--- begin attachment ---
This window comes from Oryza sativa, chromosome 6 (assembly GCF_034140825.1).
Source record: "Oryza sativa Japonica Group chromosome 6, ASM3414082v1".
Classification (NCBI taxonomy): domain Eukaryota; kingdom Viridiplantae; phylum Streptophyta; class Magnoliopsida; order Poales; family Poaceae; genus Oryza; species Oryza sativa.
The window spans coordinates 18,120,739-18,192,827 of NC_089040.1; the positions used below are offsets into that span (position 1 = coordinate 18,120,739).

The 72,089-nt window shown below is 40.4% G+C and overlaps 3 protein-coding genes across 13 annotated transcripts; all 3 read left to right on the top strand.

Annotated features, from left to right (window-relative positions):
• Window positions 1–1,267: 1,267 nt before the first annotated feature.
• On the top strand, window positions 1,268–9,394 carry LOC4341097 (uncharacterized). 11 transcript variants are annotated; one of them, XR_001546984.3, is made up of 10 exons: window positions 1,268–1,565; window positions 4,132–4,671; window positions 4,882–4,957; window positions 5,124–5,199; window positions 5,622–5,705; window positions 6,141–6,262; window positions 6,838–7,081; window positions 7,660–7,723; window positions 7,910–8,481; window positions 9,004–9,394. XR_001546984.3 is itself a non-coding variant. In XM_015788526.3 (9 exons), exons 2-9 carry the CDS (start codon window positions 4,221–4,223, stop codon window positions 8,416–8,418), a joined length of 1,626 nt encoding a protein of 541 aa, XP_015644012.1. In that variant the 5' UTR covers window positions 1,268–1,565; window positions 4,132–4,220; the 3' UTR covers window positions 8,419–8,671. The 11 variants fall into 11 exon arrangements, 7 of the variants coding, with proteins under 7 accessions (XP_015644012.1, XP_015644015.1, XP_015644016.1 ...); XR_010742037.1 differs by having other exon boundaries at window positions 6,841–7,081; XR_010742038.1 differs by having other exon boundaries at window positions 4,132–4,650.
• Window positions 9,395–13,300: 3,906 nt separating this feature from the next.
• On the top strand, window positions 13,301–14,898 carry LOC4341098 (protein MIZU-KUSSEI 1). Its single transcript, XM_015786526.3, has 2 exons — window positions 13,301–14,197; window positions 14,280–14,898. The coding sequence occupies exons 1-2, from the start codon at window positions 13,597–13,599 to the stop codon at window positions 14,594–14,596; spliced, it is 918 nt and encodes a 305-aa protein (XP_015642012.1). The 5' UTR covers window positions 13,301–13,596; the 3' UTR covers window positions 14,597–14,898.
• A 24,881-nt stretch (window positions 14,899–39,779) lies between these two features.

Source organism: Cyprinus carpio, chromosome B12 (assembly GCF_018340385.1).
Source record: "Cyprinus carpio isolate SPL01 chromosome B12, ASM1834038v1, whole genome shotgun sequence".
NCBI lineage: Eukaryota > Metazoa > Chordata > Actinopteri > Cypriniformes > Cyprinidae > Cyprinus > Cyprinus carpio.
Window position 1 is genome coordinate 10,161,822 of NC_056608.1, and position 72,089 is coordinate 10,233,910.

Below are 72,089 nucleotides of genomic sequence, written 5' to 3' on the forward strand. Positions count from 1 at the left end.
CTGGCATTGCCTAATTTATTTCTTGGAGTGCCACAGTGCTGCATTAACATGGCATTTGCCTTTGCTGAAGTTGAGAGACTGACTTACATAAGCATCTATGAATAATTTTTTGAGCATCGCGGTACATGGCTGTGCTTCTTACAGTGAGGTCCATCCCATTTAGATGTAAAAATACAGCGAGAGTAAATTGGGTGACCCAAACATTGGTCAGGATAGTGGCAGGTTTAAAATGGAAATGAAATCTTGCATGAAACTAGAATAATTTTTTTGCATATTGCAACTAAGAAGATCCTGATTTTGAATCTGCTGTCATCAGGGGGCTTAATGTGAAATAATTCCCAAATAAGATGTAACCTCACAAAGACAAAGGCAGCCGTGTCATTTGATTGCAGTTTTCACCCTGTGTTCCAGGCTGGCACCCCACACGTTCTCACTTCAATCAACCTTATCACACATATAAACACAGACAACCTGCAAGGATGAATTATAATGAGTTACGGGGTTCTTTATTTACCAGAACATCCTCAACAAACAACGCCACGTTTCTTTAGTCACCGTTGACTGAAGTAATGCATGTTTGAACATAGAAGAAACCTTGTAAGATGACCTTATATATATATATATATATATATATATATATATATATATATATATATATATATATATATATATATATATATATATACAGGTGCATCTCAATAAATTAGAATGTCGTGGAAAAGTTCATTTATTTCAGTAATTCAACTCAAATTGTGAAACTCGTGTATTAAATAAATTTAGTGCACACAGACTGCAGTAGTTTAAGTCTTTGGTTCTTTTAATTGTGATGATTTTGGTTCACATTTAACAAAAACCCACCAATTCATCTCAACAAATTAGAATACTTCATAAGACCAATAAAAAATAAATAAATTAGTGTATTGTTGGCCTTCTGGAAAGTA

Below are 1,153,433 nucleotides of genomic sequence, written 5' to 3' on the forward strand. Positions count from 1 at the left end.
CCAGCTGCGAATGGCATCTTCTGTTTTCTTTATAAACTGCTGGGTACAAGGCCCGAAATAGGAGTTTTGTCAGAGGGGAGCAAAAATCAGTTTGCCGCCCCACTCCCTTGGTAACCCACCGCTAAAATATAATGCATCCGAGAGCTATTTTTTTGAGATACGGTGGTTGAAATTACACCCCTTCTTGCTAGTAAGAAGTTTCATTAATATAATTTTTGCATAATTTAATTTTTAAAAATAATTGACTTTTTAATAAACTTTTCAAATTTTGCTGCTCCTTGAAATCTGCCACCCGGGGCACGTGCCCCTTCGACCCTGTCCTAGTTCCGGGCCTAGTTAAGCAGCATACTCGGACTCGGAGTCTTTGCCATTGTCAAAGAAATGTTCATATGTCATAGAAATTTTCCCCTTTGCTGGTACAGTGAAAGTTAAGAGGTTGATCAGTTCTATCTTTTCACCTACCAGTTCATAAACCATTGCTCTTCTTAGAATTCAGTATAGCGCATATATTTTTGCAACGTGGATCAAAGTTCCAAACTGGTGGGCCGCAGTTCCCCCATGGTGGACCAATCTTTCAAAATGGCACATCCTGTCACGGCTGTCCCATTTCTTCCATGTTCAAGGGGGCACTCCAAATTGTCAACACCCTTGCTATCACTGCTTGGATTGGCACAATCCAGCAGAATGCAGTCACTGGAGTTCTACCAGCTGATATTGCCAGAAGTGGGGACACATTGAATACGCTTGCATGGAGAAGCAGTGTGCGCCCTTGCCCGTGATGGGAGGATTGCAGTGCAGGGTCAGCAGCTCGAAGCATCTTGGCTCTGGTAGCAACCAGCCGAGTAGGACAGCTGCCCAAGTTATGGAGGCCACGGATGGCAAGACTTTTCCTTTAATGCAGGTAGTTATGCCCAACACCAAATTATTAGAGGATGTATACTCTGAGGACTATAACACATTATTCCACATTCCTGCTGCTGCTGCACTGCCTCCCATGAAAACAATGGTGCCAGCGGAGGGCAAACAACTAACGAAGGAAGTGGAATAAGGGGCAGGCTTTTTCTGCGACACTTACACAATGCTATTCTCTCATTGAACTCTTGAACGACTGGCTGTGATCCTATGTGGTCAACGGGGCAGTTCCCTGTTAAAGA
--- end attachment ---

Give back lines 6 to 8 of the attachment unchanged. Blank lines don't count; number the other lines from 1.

Annotated features, from left to right (window-relative positions):
• Window positions 1–1,267: 1,267 nt before the first annotated feature.
• On the top strand, window positions 1,268–9,394 carry LOC4341097 (uncharacterized). 11 transcript variants are annotated; one of them, XR_001546984.3, is made up of 10 exons: window positions 1,268–1,565; window positions 4,132–4,671; window positions 4,882–4,957; window positions 5,124–5,199; window positions 5,622–5,705; window positions 6,141–6,262; window positions 6,838–7,081; window positions 7,660–7,723; window positions 7,910–8,481; window positions 9,004–9,394. XR_001546984.3 is itself a non-coding variant. In XM_015788526.3 (9 exons), exons 2-9 carry the CDS (start codon window positions 4,221–4,223, stop codon window positions 8,416–8,418), a joined length of 1,626 nt encoding a protein of 541 aa, XP_015644012.1. In that variant the 5' UTR covers window positions 1,268–1,565; window positions 4,132–4,220; the 3' UTR covers window positions 8,419–8,671. The 11 variants fall into 11 exon arrangements, 7 of the variants coding, with proteins under 7 accessions (XP_015644012.1, XP_015644015.1, XP_015644016.1 ...); XR_010742037.1 differs by having other exon boundaries at window positions 6,841–7,081; XR_010742038.1 differs by having other exon boundaries at window positions 4,132–4,650.